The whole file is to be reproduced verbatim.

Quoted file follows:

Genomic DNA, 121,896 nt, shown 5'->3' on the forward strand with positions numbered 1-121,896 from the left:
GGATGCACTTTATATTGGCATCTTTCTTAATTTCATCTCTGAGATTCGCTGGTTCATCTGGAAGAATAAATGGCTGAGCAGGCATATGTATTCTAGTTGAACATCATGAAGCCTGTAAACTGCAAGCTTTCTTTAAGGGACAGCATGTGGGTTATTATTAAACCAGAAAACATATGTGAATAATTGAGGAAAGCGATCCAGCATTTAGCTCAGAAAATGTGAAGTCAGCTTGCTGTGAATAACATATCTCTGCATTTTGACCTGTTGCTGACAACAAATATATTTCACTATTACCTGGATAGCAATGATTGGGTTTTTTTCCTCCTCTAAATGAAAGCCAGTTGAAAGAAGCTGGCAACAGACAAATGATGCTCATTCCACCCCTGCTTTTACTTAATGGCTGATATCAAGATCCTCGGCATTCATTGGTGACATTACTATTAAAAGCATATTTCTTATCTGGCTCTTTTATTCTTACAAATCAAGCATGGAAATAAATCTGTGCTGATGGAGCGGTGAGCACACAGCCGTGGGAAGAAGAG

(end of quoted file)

Genomic DNA, 121,896 nt, shown 5'->3' on the forward strand with positions numbered 1-121,896 from the left:
GGATGCACTTTATATTGGCATCTTTCTTAATTTCATCTCTGAGATTCGCTGGTTCATCTGGAAGAATAAATGGCTGAGCAGGCATATGTATTCTAGTTGAACATCATGAAGCCTGTAAACTGCAAGCTTTCTTTAAGGGACAGCATGTGGGTTATTATTAAACCAGAAAACATATGTGAATAATTGAGGAAAGCGATCCAGCATTTAGCTCAGAAAATGTGAAGTCAGCTTGCTGTGAATAACATATCTCTGCATTTTGACCTGTTGCTGACAACAAATATATTTCACTATTACCTGGATAGCAATGATTGGGTTTTTTTCCTCCTCTAAATGAAAGCCAGTTGAAAGAAGCTGGCAACAGACAAATGATGCTCATTCCACCCCTGCTTTTACTTAATGGCTGATATCAAGATCCTCGGCATTCATTGGTGACATTACTATTAAAAGCATATTTCTTATCTGGCTCTTTTATTCTTACAAATCAAGCATGGAAATAAATCTGTGCTGATGGAGCGGTGAGCACACAGCCGTGGGAAGAAGAG